Creek Stewart: Well, I base that on three tiers, and it’s a little bit different for everyone, and based upon everyone’s time, budget, and how serious they are. Two weeks is an absolute minimum, these days. It used to, was three days. I can remember, it was having three days worth of supplies on hand, almost kinda like a Bug-Out Bag. But these days it’s absolutely a minimum of two weeks to be able to bug-in and be completely independent of survival on all of your needs for two weeks. Myself, and what I would encourage other people to do is have a three-tiered plan. It starts with two weeks, which is pretty easy to accomplish for most people, even on a tight budget. And then a three-month plan, which is a little bit more complicated, but still fairly easy to accomplish for most people. And then, stretch it out a little bit further and have a one-year plan, which for most is gonna feel really extreme and may sound a little bit crazy. But for myself, I have a two-week, a three-month, and a one-year plan for complete independent survival for me and my family.
Brett McKay: Gotcha, and I think with this, it’s good to have all those different tiers because you never know what the situation is gonna be like. Right now, during this current pandemic, we had this immediate burst of people going out and just stockpiling stuff, so there’s nothing there.
Creek Stewart: Yeah.
Brett McKay: Or there’s still stuff there, but it’s not great. So in that situation, it’d be nice to have that two-week buffer then. But you never know if the supply chain for whatever reason doesn’t kick in the action like it should, that one month might come in handy then.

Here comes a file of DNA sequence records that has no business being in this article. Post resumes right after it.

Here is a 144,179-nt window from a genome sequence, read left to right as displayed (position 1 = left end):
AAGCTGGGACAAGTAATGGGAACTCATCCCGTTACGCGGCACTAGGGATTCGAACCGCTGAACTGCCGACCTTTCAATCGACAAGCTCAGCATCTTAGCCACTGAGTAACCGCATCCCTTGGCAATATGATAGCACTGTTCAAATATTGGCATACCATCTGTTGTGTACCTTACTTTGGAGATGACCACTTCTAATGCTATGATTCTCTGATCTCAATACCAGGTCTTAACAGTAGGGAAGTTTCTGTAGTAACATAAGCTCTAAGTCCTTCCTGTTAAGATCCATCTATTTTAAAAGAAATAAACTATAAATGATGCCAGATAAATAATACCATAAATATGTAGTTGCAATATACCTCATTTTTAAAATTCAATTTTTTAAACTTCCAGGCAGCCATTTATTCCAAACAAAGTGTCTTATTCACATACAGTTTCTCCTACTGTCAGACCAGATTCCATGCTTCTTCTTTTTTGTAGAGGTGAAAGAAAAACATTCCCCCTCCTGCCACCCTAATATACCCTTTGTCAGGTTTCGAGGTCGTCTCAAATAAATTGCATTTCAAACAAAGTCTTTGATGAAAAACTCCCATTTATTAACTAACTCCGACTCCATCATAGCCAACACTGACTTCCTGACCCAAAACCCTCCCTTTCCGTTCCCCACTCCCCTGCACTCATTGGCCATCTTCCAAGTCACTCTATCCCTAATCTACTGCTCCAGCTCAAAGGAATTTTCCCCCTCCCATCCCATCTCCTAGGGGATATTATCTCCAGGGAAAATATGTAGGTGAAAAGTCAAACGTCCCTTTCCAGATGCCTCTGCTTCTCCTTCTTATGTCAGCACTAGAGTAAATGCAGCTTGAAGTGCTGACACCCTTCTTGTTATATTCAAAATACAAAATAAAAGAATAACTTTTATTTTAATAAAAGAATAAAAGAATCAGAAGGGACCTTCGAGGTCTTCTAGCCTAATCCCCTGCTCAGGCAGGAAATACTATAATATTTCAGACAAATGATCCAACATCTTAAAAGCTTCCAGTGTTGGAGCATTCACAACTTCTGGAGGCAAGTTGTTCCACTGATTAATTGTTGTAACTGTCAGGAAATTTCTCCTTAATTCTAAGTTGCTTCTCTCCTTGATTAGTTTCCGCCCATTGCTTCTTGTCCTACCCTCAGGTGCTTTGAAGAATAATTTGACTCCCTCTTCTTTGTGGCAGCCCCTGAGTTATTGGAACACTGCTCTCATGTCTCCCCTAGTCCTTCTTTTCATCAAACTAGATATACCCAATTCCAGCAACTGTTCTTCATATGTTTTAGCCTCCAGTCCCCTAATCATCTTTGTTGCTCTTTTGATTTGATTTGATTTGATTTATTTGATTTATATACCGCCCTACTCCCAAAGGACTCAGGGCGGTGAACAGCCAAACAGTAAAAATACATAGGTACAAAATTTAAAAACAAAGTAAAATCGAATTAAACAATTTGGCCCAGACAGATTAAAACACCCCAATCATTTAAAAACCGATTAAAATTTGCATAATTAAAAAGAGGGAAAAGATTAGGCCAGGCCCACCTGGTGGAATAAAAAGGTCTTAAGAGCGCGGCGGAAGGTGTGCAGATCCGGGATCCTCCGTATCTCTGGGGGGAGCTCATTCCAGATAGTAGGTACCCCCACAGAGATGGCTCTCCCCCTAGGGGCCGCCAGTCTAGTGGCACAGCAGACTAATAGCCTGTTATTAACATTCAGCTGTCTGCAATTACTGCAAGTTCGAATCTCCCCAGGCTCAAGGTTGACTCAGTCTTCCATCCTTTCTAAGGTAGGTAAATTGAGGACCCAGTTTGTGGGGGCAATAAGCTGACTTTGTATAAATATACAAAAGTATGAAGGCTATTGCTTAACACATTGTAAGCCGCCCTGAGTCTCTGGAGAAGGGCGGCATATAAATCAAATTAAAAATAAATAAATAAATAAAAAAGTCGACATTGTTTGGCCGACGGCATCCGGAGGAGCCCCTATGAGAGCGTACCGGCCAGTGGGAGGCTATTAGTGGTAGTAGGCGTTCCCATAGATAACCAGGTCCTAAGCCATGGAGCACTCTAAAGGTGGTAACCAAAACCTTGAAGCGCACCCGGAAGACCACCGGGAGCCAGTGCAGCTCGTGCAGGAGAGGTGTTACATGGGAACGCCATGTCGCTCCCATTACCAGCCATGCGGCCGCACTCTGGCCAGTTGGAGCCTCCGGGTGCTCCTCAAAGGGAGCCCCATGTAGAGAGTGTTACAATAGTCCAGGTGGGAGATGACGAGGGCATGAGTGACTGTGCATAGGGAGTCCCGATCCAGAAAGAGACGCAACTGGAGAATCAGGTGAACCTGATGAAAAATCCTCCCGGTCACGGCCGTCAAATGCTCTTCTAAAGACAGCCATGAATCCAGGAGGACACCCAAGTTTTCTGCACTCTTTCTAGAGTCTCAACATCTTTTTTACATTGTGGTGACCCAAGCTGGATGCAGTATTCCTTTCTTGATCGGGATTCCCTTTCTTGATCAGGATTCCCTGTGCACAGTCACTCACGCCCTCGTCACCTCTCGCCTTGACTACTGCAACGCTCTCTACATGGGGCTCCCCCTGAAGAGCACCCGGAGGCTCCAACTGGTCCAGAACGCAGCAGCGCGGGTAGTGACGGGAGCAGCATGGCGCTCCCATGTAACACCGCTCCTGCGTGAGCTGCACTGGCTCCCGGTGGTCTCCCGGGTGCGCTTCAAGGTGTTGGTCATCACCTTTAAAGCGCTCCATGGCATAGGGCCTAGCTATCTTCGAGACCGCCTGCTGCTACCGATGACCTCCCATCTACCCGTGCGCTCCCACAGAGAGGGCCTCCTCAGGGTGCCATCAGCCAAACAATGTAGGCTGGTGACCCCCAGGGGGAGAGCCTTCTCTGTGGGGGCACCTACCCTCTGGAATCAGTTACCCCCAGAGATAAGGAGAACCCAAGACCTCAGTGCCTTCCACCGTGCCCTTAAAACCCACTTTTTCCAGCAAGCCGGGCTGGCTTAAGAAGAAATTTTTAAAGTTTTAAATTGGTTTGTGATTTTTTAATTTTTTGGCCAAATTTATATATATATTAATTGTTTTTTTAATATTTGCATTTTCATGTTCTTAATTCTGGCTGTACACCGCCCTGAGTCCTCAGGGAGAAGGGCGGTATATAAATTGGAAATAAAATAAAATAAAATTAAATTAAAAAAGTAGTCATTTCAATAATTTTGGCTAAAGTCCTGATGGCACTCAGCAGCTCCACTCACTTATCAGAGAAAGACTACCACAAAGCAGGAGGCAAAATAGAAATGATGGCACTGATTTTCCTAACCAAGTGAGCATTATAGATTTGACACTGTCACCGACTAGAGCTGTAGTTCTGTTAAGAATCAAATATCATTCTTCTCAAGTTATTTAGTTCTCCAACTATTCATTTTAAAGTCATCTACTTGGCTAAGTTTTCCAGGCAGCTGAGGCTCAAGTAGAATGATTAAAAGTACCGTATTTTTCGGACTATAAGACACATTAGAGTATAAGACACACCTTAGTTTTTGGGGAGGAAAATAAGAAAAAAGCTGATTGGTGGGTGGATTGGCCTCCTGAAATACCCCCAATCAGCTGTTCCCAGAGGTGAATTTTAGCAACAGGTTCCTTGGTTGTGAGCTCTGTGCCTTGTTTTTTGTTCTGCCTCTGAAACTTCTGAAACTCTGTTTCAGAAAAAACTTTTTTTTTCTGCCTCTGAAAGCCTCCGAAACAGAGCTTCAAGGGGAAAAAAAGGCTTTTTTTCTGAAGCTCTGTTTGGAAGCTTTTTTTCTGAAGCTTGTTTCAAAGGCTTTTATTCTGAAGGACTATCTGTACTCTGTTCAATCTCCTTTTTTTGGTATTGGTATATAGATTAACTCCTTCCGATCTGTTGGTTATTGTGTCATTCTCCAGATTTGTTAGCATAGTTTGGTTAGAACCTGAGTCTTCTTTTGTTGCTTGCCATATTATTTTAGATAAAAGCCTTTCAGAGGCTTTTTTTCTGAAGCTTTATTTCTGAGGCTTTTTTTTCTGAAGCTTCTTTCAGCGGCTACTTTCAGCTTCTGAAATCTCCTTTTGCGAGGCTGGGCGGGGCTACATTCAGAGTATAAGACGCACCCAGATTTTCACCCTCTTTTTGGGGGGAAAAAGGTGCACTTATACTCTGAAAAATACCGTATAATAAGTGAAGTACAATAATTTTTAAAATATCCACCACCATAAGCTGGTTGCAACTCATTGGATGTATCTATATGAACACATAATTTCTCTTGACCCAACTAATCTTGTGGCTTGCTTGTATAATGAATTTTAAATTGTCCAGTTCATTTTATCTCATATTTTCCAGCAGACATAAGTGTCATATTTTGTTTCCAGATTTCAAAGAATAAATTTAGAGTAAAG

Creek Stewart: Yeah, absolutely. Every disaster is totally different. And one minor change in this particular one with the Coronavirus, if we just took out… If we took the Coronavirus, as it is right now, where people are quarantined at home and everybody is forced to stay at home and just for their own health and safety. But if you just take one thing… Right now, everything is accessible. Everyone has electric. Their furnaces are working. Their water’s running. They have access to food and medicine. They have Internet and cell phone service. But if you remove just one of those services, things become exponentially more complicated. I mean you take out electric, and we’re having a totally different conversation. [chuckle] You take out water, and this thing becomes so more dangerous and so more complicated. Just one of those services missing, and this is an entirely different conversation.